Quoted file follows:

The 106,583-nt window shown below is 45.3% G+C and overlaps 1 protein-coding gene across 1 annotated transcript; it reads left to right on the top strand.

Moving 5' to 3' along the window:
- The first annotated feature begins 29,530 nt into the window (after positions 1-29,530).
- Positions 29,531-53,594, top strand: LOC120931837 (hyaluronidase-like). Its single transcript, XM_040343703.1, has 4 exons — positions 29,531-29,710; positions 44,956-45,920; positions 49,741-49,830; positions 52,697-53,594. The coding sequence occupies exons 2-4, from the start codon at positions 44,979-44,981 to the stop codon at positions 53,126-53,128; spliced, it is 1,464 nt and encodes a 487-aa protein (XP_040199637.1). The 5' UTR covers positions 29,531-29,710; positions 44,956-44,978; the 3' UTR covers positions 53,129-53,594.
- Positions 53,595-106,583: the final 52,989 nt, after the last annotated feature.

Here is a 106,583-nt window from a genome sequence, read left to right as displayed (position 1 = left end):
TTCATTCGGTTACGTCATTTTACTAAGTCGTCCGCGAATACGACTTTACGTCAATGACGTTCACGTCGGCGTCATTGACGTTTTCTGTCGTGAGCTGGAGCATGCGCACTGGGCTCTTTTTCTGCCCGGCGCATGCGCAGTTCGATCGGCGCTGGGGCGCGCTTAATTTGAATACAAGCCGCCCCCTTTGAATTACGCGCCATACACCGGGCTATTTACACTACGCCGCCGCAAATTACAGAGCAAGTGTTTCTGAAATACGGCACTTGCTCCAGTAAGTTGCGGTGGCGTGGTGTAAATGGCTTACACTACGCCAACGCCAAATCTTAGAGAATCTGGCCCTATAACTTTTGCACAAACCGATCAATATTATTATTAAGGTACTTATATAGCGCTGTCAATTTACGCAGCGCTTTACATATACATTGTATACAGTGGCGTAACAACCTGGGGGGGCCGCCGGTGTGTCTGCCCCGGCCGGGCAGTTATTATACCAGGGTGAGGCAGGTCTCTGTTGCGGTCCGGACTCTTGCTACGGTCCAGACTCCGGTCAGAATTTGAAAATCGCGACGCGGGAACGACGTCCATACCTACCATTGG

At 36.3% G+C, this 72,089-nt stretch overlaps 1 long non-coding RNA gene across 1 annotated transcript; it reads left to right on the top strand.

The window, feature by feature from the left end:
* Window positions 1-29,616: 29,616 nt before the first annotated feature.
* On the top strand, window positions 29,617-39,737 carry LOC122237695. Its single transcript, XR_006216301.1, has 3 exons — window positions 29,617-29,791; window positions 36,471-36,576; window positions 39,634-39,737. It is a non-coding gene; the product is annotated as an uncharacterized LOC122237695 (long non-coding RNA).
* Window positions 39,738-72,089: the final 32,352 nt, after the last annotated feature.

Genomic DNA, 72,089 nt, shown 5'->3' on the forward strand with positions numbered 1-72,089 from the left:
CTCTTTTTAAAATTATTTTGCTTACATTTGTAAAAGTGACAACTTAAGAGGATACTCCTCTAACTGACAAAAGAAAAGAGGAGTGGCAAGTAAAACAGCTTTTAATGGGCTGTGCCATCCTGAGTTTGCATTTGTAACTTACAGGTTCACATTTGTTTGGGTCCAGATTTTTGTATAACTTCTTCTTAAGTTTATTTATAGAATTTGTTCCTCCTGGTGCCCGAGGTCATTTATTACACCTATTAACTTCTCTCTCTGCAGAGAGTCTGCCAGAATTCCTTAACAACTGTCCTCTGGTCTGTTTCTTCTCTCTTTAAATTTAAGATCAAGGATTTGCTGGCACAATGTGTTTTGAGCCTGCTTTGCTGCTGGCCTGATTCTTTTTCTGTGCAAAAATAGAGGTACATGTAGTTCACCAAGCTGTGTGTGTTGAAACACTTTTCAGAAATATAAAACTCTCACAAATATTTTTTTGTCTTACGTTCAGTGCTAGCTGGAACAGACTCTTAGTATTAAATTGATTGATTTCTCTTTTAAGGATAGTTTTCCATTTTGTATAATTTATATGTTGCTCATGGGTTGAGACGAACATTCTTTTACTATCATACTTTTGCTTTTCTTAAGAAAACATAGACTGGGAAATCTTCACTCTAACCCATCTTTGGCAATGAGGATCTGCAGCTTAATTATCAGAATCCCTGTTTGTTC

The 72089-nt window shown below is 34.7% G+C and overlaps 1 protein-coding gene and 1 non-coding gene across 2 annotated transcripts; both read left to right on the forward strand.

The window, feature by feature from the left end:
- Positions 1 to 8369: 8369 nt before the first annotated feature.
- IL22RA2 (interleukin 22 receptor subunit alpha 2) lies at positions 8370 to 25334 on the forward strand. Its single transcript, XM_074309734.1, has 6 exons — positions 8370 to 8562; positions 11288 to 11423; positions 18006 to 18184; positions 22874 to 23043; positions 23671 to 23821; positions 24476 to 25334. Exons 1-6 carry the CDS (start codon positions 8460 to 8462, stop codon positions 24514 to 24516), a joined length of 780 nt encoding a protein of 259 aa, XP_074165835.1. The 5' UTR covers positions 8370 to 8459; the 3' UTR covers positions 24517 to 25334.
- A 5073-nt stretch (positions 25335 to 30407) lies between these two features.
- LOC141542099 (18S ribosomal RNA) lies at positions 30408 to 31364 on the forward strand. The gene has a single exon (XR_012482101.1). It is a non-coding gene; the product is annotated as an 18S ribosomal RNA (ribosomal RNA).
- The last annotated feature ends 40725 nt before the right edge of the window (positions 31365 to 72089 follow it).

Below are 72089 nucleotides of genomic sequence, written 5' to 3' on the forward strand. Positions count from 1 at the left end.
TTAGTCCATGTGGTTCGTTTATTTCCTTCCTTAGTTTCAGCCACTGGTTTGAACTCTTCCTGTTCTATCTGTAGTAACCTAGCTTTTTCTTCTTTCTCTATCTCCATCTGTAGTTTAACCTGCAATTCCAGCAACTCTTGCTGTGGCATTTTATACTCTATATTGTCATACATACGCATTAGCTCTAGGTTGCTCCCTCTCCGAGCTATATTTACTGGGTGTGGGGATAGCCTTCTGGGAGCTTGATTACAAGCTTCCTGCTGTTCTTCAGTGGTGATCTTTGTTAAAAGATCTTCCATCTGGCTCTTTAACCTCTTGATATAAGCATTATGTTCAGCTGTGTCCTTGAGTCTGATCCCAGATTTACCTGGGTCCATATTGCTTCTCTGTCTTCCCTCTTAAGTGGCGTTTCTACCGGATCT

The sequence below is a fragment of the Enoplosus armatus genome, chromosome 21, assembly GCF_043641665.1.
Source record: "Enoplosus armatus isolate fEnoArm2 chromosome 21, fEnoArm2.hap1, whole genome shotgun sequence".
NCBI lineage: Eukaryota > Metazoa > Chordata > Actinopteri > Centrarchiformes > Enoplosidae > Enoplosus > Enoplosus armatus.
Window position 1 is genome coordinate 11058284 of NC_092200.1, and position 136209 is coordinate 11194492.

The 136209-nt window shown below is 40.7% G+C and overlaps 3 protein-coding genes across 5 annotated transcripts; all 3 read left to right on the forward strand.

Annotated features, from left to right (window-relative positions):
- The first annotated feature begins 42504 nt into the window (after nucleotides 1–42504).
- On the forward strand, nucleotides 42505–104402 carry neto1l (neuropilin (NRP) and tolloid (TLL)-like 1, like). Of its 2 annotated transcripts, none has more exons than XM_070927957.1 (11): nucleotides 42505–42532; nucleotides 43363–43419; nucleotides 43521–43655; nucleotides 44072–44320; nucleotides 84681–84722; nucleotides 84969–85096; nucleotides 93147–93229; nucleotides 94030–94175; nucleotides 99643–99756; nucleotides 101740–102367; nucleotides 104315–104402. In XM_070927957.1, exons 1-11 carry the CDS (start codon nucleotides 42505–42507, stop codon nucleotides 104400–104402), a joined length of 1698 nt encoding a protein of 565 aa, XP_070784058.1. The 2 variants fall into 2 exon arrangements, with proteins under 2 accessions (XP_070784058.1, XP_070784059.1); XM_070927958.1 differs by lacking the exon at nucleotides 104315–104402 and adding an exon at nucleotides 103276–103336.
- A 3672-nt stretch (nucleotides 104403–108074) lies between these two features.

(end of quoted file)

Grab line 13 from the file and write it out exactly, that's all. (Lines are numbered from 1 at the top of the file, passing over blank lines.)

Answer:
Genomic DNA, 72,089 nt, shown 5'->3' on the forward strand with positions numbered 1-72,089 from the left: